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Texas should let kids explore whether Darwin got it right

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Robert J. Marks, Contributor

There's a battle over evolution education in Texas right now. The latest round is coming up soon in Austin, with the State Board of Education hearing testimony on both sides of the controversy. There is a tug-of-war between those who want to teach only their corner on truth and those who would prefer to include critical analysis and discuss developments that challenge neo-Darwinian dogma.

This is unfortunate, because at least in areas of my specialization, using computers and mathematics to model evolution, the problems are fascinating and would be both fun and instructive to teach.

Gregory Chaitin, arguably the greatest and most creative mathematician of my generation, lays out the stakes: "The honor of mathematics requires us to come up with a mathematical theory of evolution and either prove that Darwin was wrong or right!"

To establish credibility, a science should be backed by mathematics and models wherever possible. Even some soft sciences, like finance, offer compelling mathematical and computer models that win Nobel prizes.

And here's where it gets interesting for modern evolutionary theory: Mathematics has shown that blind evolution by itself is unable to create meaningful information. Instead, one or more available reservoirs of knowledge, some of which are called oracles by computer science, guide all evolutionary simulations.

In other words, in every computer simulation of evolutionary models, one or more sources of embedded knowledge is tapped to give the illusion of astonishing evolutionary progress. In contrast, neo-Darwinian evolutionary theory posits a blind process. This simply doesn't work.

Many attempts have been made to simulate evolution on a computer. None has truly succeeded. For instance, the highly celebrated evolutionary computer program Tierra has, by the admission of its creator, failed to achieve anything close to what was anticipated. Despite numerous tweaks and many runs, the program was stillborn with respect to its goal of re-creating the Cambrian explosion.

Avida, another attempt to simulate Darwinian evolution, is noteworthy because one of its creators, Robert Pennock, testified at the Kitzmiller vs. Dover trial of a Pennsylvania school district sued because its biology courses briefly mention the theory of intelligent design as an alternative to modern evolutionary theory. "In the [Avida] system, we're not simulating evolution," Pennock testified. "Evolution is actually happening." Research after the trial's conclusion showed that embedded oracles and careful tuning, not evolution, are responsible for the Avida's success.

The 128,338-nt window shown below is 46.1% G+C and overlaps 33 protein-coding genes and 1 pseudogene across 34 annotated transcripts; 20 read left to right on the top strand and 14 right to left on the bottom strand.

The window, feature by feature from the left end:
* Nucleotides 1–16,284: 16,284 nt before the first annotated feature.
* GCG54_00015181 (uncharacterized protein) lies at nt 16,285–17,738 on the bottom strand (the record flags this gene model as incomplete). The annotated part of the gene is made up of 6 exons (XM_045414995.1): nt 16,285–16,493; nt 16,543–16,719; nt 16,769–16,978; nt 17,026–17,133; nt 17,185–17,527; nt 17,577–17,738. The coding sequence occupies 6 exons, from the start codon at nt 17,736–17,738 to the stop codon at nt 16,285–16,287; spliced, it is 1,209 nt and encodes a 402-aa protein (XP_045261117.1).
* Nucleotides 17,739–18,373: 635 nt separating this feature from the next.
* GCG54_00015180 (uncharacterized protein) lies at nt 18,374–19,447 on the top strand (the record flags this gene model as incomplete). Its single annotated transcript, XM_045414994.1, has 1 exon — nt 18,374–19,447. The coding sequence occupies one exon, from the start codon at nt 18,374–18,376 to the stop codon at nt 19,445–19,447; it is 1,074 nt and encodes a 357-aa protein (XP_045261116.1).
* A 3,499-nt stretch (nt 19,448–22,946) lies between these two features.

Charles Darwin admitted the need for mathematical modeling in science. "Every new body of discovery is mathematical in form," he wrote, "because there is no other guidance we can have." Darwin also confessed his own lack of skill in this area. "I have deeply regretted that I did not proceed far enough to understand something of the great leading principles of mathematics, for men thus endowed seem to have an extra sense."

I would agree, and I hope defenders of neo-Darwinian evolution respond to the challenges of mathematics and modeling with more than hand waving and anecdotes.

University of Chicago microbiologist James Shapiro complains in his book Evolution: A View From the 21st Century, "Most debates about evolution sound like the last fifty years of research in molecular biology had never occurred." This is certainly the case for the mathematical modeling of evolution. Texas educators need, at minimum, to help students evaluate developments in modern evolutionary theory.

Robert J. Marks is a professor of engineering at Baylor University, a senior researcher at the Evolutionary Informatics Lab, and the co-author of Introduction to Evolutionary Informatics with William Dembski and Winston Ewert. Email: